Sunday, March 11, 2012

A Great Party

Patrick is heading back to Nashville this morning after a successful recital and graduation party. The recital program went very well, but then the audience demanded an encore and Patrick made the critical error of not having anything prepared. But after an awkward pause he sat down at the $150,000, 9 foot grand piano and started to play an old jazz standard,"If I Had You", singing the lyrics with the help of his smart phone, and the entire atmosphere of the hall was transformed. Patrick's soft touch and unique flair was in sharp contrast to the highly technical, pounding style of his hired accompanist, and suddenly he had the whole room in the palm of his hand. Unfortunately, Patrick doesn't have a repertoire of such songs readily available for performance. If he had, we all would have set there, mesmerized for another hour. Great stuff.

Then everyone came over to the house for the party that Pam had planned. There was a Chick-fila party platter of nuggets and scores of homemade pies and desserts. Soon the place was filled with family and friends eating and laughing and enjoying the occasion. There's a sound that fills the place when friends are gathered to celebrate. It's a unique sort of hum, much like music, that communicates something profound. It's the sound of comfort, the sound of life well-lived. In between serving coffee, and picking up half-empty paper cups, I would hear familiar laughs from other rooms and think of how many years now I have heard those voices. These are the sounds that life long friends make, sounds that are irreplaceable.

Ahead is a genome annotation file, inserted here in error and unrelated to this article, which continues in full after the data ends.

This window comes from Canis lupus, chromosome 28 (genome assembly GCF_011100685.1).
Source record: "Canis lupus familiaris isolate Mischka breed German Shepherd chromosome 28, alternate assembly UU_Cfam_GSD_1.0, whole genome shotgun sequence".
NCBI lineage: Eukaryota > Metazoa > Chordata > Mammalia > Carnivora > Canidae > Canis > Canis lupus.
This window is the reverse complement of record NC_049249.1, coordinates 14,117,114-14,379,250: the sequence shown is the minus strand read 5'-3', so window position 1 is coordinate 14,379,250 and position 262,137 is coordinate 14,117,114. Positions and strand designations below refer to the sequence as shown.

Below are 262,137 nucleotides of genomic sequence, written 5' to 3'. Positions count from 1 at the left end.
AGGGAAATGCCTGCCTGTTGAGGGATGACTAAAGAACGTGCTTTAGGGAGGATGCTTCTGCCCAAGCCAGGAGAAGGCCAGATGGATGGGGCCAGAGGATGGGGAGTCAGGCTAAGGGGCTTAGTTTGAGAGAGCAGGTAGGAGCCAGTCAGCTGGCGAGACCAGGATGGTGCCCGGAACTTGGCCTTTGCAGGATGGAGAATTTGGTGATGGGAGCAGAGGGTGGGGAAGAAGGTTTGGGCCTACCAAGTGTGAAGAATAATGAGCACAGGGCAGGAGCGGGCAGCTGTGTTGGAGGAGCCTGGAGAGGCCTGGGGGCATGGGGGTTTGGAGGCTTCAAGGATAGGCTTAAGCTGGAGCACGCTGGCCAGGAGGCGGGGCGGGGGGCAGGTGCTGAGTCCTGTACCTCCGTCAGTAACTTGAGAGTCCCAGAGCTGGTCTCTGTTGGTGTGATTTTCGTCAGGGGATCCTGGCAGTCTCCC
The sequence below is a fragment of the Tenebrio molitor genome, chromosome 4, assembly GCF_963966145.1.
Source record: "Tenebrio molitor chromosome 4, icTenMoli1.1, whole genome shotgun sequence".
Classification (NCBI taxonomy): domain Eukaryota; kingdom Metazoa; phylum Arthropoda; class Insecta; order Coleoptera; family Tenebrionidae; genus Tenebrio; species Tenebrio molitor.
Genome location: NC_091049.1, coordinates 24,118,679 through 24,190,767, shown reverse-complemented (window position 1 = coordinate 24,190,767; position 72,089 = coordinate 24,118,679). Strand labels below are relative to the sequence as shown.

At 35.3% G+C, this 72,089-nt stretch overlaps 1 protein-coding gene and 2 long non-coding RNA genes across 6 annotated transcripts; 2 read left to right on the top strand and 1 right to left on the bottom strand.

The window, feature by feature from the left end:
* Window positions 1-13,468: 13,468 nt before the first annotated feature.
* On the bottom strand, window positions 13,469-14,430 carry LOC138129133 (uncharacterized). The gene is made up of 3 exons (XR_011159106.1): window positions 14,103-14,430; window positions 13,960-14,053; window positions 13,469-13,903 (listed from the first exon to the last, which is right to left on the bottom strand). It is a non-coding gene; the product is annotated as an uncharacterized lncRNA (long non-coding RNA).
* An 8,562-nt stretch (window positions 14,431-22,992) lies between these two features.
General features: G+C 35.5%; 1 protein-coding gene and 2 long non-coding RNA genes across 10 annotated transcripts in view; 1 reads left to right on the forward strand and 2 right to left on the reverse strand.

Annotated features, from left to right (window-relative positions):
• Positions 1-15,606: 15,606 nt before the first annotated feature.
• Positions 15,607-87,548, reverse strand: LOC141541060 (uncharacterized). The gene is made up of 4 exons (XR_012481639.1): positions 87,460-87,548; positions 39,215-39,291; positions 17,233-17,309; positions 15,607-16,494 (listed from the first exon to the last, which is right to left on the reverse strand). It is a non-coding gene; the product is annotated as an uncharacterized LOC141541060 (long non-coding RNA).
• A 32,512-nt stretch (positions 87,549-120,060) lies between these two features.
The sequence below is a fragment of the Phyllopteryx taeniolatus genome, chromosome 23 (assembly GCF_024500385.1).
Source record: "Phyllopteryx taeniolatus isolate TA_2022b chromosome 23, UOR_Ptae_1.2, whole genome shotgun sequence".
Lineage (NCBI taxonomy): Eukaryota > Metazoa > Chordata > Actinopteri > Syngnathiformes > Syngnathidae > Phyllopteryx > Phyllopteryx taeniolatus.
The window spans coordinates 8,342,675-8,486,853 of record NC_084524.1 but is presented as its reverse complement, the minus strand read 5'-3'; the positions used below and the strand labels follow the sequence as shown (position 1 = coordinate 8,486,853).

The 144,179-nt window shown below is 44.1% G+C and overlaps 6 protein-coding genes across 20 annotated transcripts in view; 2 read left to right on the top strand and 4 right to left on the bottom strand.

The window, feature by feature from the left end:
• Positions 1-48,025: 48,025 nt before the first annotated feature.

My parents were there. It's a labor for them to be a part of a night like this one anymore. It takes Bill and Linda to pick them up, accommodations to be made for their seating and care, but there they were on the front row soaking everything in. What thoughts must go through their heads watching their Grandson, in a tuxedo singing songs in French and German? What a life to have lived that has taken them from the tobacco farms of Buckingham county to a house filled with their children, grandchildren, and great-grandchildren, in the most uppity suburb of the state capital? I can't imagine what they must think of it all, but I suspect it's something between pride and astonishment, with a little exhaustion thrown in for good measure.

For the next week we will have Kaitlin home for spring break. Jon will be here with her. We will watch season two of Downton Abbey with them and Jessica and Katy. It will be great fun. Then spring break will be over and Kaitlin will head back to Wake, and Pam and I will resume our other life. That's the life that we live on the installment plan, two, three, four weeks without our kids. It's actually a great life. Just about the time I'm getting on Pam's last nerve, one of the kids comes home for a visit. Then, after a weekend of doing their laundry, cooking for them, and essentially waiting on them hand and foot, they leave, and we relax back into being with each other, astonished that we ever had the energy to be full-time parents. "Really?? We actually had two kids, full-time for twenty years??", we think as we collapse on the sofa.

We glance at the calender and notice that Easter is only four weeks away. Better buy Patch his plane ticket now before they get too expensive. We're already psyched.